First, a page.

Dr Rad 32:07
Absolutely. And of course, as you might expect, there is some resistance from the tribune of the plebs that just like me here smile, buddy, my old pal. Yeah, exactly. So apparently, the guys who resisted ah, quinti is key. sylius quinti is unius and Sextus. titanius. Yeah. So these guys are like, whoa, whoa, whoa,
Dr G 32:32
hold up. Nokia three out of the 10. I like.
Dr Rad 32:38
They’re like, Whoa, I don’t think many kids should be getting any of these honours. I mean, are we forgetting the fact that he is surely partially responsible, along with our Hala for the murder of spurious Malleus?
Dr G 32:55
Hello, I mean, you might not like the guy, but he brought a lot of food in
Dr Rad 32:59
exactly. So this is why we ended up getting in for 38. Because this is actually kind of the tail end of 439. For me, this is why in 438, we ended up getting military tribunes with Confederate power, because these guys force through an action to make sure that that’s what’s going to happen. And yet, as I mentioned, they’re all patrician
Dr G 33:22
the rule profession. It’s tough out there. Yeah, this period of Roman history is bonkers.
Dr Rad 33:30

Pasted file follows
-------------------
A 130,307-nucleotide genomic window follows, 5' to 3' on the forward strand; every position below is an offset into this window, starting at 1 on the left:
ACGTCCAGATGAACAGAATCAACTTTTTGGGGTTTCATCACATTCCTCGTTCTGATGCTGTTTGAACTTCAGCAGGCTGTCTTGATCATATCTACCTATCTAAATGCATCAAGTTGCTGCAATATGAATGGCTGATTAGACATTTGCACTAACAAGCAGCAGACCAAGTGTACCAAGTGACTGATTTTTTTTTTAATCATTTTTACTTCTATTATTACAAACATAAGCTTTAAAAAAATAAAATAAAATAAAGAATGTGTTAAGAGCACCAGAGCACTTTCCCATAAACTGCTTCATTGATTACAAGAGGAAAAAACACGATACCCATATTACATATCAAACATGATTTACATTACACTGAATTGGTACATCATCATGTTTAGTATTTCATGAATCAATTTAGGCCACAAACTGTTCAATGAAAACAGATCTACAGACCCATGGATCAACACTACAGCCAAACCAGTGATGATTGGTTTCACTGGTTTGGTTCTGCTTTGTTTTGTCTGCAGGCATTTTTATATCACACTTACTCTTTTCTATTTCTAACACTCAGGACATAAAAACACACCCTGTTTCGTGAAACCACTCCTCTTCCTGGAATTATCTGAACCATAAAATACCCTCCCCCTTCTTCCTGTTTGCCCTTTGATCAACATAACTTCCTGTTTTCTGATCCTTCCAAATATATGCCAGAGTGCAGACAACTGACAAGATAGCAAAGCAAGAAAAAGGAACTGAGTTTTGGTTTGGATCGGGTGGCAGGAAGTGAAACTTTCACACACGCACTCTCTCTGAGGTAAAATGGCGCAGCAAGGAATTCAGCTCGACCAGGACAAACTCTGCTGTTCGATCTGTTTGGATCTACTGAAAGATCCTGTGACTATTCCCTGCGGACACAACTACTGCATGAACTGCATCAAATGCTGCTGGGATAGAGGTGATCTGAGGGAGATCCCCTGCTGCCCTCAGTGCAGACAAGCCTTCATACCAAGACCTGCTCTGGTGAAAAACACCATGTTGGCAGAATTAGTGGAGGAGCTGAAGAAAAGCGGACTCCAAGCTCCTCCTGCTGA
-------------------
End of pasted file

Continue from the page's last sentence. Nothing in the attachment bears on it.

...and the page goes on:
I think that they were obviously assuming that the plebeians would be able to get elected as a military Tribune. Because if they campaigned on the platform that they were going to seek justice for failures, that that would presumably be enough to get them into power. Apparently.
Dr G 33:56
There are many questions.
Dr Rad 33:57
Yeah, exactly. Yeah. But this is where we get Amelia Smirkus. very oily guy. And this is where we get Lucy’s Ulus. of future thing in terms of family name. Yes, yes. Pay attention to these people. Yeah. Lucius krytus, who we’ve talked about as being the son of Cincinnatus. So and this is the thing these guys aren’t just patricians. These guys are apparently super, really patrician.
Dr G 34:24
Yeah, these are very prominent families. Yes, fine. Yeah. So that’s very interesting. And I was like, let’s just throw all of the big, big gun petitions into the military
Dr Rad 34:36
tribute. And this is where maybe it does actually all make sense. After the petitions perhaps being really shaken by what happened was furious Malleus they’re not taking any chances that they’re going to have that duck guys on the sea. But how they would make sure that happens, presumably would have to be, you know, using clients, I guess, and that kind of thing. I don’t really know how they would make sure that happens. that?